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Digital Marketing KPIs: Gunning for the Right Goals?

Your marketing reports may contain all sorts of performance metrics, starting from traffic data to conversions, but does it actually represent an accurate overview of the campaign performance? Odds say, “not”.

Digital marketing is all set to eclipse the eternal mammoth of mass marketing that has helped establish countless brands in all fours of the world – the oblong digital mouthpiece that perpetually tells a better part of the human race, what to believe is real. A recent WSJ article predicts that, in 2016, digital media will surpass broadcast media as a business-marketing medium, with a forecast of approximately $66 billion in revenue. In addition, according to a survey report published by Business2Community, more than two-third CMOs say that, over the next 5 years, digital marketing will account for 75 percent or more of their total budgets, with collective spend expected to cross the $250 billion mark, by 2018.

Who Will They Get Their Money’s Worth?

It is distressingly ironic that marketers are going to drain almost $33 billion, focusing their might on illusionary KPIs. Yes, you read that right. If the verdict of the global search major – Google – is any validation, 95 percent of those who invest in digital media waste 50 percent or more of their overall spend. Therefore, unless you are one of the rare 5 percent, you too are wasting half or more of your investment. Besides, even if you are among the 5 percent, the chances of “optimum budget utilization” are far from realistic.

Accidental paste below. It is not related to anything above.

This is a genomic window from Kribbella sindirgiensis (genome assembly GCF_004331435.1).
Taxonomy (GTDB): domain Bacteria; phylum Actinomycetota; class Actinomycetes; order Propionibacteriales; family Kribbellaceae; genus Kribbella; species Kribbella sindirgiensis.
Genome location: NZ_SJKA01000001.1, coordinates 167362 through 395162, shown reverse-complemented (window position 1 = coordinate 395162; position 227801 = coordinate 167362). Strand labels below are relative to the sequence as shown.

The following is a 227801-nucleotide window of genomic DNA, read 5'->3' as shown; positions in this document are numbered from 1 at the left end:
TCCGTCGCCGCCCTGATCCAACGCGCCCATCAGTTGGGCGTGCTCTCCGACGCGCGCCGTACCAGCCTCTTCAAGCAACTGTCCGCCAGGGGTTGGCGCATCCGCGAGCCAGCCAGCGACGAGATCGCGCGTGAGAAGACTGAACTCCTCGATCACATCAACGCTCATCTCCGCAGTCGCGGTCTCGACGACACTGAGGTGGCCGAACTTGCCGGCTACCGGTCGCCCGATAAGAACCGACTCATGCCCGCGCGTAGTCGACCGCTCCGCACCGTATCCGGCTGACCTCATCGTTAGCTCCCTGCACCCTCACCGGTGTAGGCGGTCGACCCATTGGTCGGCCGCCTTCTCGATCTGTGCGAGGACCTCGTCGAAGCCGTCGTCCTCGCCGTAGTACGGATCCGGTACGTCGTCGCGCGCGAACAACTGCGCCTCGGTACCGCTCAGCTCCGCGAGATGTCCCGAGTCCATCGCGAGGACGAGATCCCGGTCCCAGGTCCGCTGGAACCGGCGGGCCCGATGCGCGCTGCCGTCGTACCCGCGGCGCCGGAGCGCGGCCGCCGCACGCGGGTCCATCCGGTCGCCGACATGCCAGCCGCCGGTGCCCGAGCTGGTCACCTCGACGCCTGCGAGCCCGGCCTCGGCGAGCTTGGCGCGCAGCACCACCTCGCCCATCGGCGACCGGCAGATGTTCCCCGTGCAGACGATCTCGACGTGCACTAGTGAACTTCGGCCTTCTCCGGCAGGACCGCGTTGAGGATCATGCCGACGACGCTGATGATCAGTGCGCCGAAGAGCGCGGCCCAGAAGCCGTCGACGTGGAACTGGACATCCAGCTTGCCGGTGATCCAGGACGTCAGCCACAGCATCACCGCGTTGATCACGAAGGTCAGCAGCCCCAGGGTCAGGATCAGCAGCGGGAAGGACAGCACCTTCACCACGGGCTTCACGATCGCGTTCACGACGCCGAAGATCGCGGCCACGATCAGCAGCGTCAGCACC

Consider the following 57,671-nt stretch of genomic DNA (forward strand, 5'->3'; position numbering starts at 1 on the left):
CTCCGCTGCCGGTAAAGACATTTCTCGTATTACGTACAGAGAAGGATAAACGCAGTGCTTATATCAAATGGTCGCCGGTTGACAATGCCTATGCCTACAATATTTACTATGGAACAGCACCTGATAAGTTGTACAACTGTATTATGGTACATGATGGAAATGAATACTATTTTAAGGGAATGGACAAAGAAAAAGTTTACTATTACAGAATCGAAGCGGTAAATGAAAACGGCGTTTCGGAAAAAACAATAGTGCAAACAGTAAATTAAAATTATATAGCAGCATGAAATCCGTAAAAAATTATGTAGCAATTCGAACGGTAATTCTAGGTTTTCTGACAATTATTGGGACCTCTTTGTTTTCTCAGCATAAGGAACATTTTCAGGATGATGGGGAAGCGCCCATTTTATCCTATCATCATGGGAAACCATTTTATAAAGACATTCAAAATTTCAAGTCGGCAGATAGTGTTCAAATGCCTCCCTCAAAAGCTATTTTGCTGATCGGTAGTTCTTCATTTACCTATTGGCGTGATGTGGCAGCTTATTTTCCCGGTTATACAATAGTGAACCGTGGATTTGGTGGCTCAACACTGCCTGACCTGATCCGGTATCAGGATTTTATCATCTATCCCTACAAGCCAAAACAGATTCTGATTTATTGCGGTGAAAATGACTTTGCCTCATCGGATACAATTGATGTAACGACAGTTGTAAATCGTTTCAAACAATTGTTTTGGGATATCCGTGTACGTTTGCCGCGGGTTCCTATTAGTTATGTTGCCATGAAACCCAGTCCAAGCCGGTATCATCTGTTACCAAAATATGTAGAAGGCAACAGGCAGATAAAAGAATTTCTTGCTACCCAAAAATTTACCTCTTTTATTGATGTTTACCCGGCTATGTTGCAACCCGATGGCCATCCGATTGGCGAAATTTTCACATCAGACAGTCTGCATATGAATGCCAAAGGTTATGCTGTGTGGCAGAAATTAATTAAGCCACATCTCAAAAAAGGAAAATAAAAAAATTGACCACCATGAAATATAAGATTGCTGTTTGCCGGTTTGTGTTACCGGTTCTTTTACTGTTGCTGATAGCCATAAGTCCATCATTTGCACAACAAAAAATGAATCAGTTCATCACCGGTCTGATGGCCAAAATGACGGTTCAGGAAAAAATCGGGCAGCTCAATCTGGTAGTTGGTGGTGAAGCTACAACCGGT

So, how could it happen? The “monthly reports” suggested everything is in place! Moreover, why your agency did not do/is not doing anything about it?

Let’s see.

How Could It Happen?

Forget marketing managers, even C-level execs, with their oceans of experience and expertise, usually fail to realize how their dogmatic KPIs have lost relevance in today’s rapidly challenging and increasingly complex business dynamics. An increase in sales, for instance, may not necessarily imply more profitability for the business, and vice versa. Similarly, even if your agency is able to reduce the average cost-per-acquisition in a given period, it doesn’t mean your businesses achieved any “growth” during the period.

Therefore, although traffic and conversion metrics provide a fairly clear overview of how “your” initiatives are performing – the data, in no way, ensures that your team is driving the maximum possible returns from your spend.

Mirage called “ROI”

Many marketers regard “ROI” as the definitive benchmark to measure campaign success, which, in most cases, is an elusive practice, especially for e-businesses. The approach is flawed for more reasons than one. For starters, regarding ROI as the key indicator of campaign performance can severely distort the true value being delivered by your marketing spend. What marketers need to understand is that ROI is a mere “ratio” of profits and costs. Dominique Hanssens, professor of marketing at the UCLA, says that most people who use ROI in the context of marketing either mean something else or do not apply it right.